WASHINGTON, June 7 /PRNewswire-USNewswire/ -- The Washington, DC and London-based Environmental Investigation Agency (EIA) today revealed that proposals to resume commercial whaling under the International Whaling Commission (IWC) will cost nearly 19 million dollars over the next decade. Estimated additional costs for the US during this time would be over $988,000 if costs were shared between member countries.
A document posted to the IWC's website last week(1) outlined basic costs for setting up a Monitoring, Control and Surveillance Scheme (MCSS) in the event that the IWC agrees to allow commercial whaling by Japan, Norway and Iceland to resume.
The cost of the scheme is estimated at $1,880,000 per year, with additional start-up costs of $250,000. This does not include surveys to gather vital data for the calculation of alleged "safe" catch limits. The proposal on whether to legalize whaling will be considered by IWC members in Agadir, Morocco, June 21-25.
"It's certain that US citizens don't want their tax dollars used to subsidize the killing of whales," said EIA Campaign Biologist Samuel LaBudde, who added: "Financing whale hunts is not consistent with American interests and reason enough to reject the proposal to legalize Japan, Norway and Iceland's commercial whaling."
At present, total income paid by IWC members amounts to about $2,234,000, which contributes to the various costs associated with the operation of the IWC and its programs. The estimated cost for monitoring commercial whaling by just 3 of the 88 IWC members would almost double membership fees.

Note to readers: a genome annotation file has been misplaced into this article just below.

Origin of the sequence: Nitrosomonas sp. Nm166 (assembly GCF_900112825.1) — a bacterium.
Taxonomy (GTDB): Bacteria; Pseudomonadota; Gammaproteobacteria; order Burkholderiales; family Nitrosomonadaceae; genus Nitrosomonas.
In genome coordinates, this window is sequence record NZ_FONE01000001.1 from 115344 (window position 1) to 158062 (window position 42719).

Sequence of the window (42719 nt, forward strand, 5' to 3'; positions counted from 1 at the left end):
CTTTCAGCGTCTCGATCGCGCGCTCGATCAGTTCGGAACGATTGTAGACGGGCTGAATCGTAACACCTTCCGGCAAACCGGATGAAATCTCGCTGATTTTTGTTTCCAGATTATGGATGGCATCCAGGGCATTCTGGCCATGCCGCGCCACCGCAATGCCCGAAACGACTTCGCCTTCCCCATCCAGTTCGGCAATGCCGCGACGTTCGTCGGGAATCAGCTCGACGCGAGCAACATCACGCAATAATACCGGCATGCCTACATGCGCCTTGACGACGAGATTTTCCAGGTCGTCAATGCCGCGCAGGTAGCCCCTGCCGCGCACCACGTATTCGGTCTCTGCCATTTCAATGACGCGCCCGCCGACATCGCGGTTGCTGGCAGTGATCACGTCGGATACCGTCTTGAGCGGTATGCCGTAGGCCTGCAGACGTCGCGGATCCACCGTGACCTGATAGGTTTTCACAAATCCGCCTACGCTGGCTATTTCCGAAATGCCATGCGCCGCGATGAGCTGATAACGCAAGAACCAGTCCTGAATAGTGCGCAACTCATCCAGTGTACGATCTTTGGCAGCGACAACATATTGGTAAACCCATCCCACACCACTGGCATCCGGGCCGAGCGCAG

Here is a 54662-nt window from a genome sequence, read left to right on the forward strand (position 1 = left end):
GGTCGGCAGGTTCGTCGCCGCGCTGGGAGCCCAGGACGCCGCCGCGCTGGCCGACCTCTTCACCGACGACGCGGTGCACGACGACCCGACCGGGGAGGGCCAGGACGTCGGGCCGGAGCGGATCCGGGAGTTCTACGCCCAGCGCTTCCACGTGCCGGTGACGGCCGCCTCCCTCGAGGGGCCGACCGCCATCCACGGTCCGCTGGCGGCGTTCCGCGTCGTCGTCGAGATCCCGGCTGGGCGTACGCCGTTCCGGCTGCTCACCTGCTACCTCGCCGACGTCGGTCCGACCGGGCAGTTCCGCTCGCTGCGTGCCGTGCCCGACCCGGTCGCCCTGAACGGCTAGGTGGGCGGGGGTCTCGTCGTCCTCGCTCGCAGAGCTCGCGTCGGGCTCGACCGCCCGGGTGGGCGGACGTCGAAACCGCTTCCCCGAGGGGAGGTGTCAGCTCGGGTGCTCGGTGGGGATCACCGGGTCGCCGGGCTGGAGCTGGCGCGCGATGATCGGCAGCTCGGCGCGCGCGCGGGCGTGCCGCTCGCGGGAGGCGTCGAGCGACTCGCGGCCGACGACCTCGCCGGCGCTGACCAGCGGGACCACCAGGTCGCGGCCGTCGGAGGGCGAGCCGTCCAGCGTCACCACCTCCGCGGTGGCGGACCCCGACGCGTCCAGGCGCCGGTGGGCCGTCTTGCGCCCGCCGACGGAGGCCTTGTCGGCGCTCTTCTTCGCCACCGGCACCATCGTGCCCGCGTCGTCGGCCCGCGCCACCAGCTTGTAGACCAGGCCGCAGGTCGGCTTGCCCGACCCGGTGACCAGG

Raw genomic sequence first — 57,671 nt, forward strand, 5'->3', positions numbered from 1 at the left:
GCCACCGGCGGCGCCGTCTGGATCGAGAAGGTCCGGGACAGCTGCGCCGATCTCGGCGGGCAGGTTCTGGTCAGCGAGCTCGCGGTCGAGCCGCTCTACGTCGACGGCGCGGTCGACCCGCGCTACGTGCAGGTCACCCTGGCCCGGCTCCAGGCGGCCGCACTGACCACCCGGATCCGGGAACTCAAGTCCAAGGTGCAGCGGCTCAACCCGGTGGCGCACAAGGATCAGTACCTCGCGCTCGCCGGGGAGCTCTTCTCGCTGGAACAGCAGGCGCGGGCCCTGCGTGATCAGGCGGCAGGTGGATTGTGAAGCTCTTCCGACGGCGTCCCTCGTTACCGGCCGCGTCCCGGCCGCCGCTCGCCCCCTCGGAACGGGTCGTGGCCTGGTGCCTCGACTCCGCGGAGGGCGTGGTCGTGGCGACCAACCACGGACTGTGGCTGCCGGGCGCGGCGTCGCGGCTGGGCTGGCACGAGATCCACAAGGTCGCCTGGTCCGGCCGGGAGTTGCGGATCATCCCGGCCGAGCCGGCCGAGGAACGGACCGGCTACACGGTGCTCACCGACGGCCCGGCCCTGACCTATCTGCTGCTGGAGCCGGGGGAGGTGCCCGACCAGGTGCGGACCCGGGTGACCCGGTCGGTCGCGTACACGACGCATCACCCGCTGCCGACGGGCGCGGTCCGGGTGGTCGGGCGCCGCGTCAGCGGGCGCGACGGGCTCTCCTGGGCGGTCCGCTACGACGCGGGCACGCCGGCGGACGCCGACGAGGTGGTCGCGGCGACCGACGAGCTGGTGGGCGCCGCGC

In previous IWC discussions about additional costs, whaling nations have refused to shoulder the majority of the burden. If these costs are divided between member countries at the rate they currently pay in membership fees, the US would have to give an extra $100,000 per year beyond the $115,000 it already pays.
EIA is concerned that the cost of monitoring whaling would detract from current conservation efforts. The proposal promises that during the ten-year period "many new, positive conservation and management benefits will be introduced." However, it is likely that many countries will reject paying additional fees, and instead try to shift funds from existing conservation programs towards work on whaling.
Far from bringing whaling under control, the proposal throws a financial lifeline to an economically distressed and environmentally unsustainable industry, and risks diverting already scarce resources from vital conservation efforts.
"It's a sweet deal for the three countries that have sabotaged and corrupted the IWC for more than 25 years, but a disaster for everyone else" said EIA Senior Campaigner Clare Perry, who added: "Unless nations unite to reject this proposal, the world will lose its best chance of consigning commercial whaling to the history books where it belongs."
SOURCE Environmental Investigation Agency